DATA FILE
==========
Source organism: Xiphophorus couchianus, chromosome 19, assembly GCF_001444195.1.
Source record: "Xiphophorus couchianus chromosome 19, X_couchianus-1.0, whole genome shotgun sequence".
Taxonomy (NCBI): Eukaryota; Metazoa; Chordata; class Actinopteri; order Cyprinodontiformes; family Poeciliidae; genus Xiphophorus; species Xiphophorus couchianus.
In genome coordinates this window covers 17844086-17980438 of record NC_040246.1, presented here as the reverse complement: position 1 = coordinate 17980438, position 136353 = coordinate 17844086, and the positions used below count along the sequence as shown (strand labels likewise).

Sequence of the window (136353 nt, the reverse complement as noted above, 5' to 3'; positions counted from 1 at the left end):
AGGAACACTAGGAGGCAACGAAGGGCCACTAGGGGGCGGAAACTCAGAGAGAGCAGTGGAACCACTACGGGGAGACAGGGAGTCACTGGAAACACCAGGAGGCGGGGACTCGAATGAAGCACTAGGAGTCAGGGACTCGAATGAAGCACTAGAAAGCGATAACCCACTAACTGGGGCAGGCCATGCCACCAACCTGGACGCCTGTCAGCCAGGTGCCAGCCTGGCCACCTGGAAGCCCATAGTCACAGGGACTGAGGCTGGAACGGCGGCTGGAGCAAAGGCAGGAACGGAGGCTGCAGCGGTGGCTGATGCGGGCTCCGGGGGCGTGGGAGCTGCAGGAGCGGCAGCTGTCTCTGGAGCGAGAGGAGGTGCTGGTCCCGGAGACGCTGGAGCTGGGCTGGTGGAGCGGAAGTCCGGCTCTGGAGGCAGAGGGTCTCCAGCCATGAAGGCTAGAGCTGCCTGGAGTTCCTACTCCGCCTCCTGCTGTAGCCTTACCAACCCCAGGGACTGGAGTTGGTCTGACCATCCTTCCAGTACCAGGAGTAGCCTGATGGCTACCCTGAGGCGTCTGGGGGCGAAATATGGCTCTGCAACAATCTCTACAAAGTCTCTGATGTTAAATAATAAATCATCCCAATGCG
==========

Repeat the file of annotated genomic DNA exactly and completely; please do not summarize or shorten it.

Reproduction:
Source organism: Xiphophorus couchianus, chromosome 19, assembly GCF_001444195.1.
Source record: "Xiphophorus couchianus chromosome 19, X_couchianus-1.0, whole genome shotgun sequence".
Taxonomy (NCBI): Eukaryota; Metazoa; Chordata; class Actinopteri; order Cyprinodontiformes; family Poeciliidae; genus Xiphophorus; species Xiphophorus couchianus.
In genome coordinates this window covers 17844086-17980438 of record NC_040246.1, presented here as the reverse complement: position 1 = coordinate 17980438, position 136353 = coordinate 17844086, and the positions used below count along the sequence as shown (strand labels likewise).

Sequence of the window (136353 nt, the reverse complement as noted above, 5' to 3'; positions counted from 1 at the left end):
AGGAACACTAGGAGGCAACGAAGGGCCACTAGGGGGCGGAAACTCAGAGAGAGCAGTGGAACCACTACGGGGAGACAGGGAGTCACTGGAAACACCAGGAGGCGGGGACTCGAATGAAGCACTAGGAGTCAGGGACTCGAATGAAGCACTAGAAAGCGATAACCCACTAACTGGGGCAGGCCATGCCACCAACCTGGACGCCTGTCAGCCAGGTGCCAGCCTGGCCACCTGGAAGCCCATAGTCACAGGGACTGAGGCTGGAACGGCGGCTGGAGCAAAGGCAGGAACGGAGGCTGCAGCGGTGGCTGATGCGGGCTCCGGGGGCGTGGGAGCTGCAGGAGCGGCAGCTGTCTCTGGAGCGAGAGGAGGTGCTGGTCCCGGAGACGCTGGAGCTGGGCTGGTGGAGCGGAAGTCCGGCTCTGGAGGCAGAGGGTCTCCAGCCATGAAGGCTAGAGCTGCCTGGAGTTCCTACTCCGCCTCCTGCTGTAGCCTTACCAACCCCAGGGACTGGAGTTGGTCTGACCATCCTTCCAGTACCAGGAGTAGCCTGATGGCTACCCTGAGGCGTCTGGGGGCGAAATATGGCTCTGCAACAATCTCTACAAAGTCTCTGATGTTAAATAATAAATCATCCCAATGCG